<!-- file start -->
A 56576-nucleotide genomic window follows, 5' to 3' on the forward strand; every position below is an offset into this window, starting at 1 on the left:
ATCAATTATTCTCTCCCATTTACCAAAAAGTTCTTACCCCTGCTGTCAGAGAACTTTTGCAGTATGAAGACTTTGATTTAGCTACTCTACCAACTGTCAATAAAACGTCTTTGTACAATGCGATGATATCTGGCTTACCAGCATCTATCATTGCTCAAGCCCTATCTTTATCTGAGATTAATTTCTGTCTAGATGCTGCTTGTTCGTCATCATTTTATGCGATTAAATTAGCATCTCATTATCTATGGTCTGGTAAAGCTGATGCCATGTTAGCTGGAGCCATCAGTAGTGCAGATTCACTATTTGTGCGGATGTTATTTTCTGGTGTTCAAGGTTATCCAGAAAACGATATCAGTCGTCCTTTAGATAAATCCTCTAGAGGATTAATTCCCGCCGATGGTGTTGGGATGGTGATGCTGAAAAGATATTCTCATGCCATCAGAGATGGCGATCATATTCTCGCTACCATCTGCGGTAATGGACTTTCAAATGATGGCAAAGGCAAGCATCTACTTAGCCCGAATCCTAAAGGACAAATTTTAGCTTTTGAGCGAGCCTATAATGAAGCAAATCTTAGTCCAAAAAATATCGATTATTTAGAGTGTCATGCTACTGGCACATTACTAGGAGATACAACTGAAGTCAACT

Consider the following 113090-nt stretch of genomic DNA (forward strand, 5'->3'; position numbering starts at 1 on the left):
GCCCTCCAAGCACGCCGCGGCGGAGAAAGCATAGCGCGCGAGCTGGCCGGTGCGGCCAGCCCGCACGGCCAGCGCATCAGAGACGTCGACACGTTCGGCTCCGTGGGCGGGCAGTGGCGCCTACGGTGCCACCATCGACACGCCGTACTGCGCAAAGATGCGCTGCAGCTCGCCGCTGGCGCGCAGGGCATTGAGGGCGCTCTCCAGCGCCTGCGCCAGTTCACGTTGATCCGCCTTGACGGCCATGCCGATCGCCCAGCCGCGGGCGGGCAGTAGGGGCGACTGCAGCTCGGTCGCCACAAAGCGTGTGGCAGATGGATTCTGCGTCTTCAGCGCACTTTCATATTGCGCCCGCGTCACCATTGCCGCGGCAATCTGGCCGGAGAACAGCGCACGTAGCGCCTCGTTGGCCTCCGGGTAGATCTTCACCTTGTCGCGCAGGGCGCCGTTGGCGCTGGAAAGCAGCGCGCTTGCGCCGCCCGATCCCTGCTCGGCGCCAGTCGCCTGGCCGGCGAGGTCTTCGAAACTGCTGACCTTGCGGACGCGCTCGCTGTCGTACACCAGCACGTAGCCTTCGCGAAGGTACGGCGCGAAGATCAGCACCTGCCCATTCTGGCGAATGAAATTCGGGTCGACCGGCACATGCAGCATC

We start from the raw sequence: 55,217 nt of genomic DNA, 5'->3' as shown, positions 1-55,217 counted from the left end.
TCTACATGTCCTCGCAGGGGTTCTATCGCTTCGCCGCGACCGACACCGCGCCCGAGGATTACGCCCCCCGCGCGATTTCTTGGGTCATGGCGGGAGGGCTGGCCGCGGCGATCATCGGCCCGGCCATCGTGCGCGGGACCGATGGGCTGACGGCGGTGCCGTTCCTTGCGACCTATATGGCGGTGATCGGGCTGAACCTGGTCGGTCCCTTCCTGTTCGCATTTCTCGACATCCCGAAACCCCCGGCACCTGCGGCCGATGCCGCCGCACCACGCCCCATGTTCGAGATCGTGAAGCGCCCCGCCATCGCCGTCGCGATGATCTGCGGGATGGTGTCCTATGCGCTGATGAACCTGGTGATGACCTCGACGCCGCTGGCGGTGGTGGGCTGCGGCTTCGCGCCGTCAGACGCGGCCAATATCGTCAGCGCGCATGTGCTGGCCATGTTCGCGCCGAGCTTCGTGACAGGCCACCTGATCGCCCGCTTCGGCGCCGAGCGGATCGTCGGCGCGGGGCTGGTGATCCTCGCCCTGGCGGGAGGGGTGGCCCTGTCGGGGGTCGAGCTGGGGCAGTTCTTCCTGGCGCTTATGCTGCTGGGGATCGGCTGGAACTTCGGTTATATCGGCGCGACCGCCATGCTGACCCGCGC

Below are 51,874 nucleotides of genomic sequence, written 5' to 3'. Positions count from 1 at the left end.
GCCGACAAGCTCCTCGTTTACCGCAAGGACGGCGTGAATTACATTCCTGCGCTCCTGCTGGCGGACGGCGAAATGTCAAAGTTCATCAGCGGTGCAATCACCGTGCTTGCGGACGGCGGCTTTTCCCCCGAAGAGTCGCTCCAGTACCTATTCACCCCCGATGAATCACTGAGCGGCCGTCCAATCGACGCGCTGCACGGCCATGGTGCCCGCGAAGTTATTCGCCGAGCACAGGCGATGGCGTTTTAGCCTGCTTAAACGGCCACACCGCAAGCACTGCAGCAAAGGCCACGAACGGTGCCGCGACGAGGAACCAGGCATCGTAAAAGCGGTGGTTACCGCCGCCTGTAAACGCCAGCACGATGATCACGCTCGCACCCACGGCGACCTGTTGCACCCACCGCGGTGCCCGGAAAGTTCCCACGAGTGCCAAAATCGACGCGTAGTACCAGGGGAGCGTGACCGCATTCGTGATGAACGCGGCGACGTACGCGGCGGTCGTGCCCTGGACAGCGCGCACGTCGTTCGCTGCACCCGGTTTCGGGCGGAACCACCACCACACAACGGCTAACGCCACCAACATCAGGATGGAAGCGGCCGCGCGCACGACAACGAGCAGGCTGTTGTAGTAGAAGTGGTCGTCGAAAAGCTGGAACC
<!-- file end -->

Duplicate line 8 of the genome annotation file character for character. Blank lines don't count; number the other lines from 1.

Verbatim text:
GCCGACAAGCTCCTCGTTTACCGCAAGGACGGCGTGAATTACATTCCTGCGCTCCTGCTGGCGGACGGCGAAATGTCAAAGTTCATCAGCGGTGCAATCACCGTGCTTGCGGACGGCGGCTTTTCCCCCGAAGAGTCGCTCCAGTACCTATTCACCCCCGATGAATCACTGAGCGGCCGTCCAATCGACGCGCTGCACGGCCATGGTGCCCGCGAAGTTATTCGCCGAGCACAGGCGATGGCGTTTTAGCCTGCTTAAACGGCCACACCGCAAGCACTGCAGCAAAGGCCACGAACGGTGCCGCGACGAGGAACCAGGCATCGTAAAAGCGGTGGTTACCGCCGCCTGTAAACGCCAGCACGATGATCACGCTCGCACCCACGGCGACCTGTTGCACCCACCGCGGTGCCCGGAAAGTTCCCACGAGTGCCAAAATCGACGCGTAGTACCAGGGGAGCGTGACCGCATTCGTGATGAACGCGGCGACGTACGCGGCGGTCGTGCCCTGGACAGCGCGCACGTCGTTCGCTGCACCCGGTTTCGGGCGGAACCACCACCACACAACGGCTAACGCCACCAACATCAGGATGGAAGCGGCCGCGCGCACGACAACGAGCAGGCTGTTGTAGTAGAAGTGGTCGTCGAAAAGCTGGAACC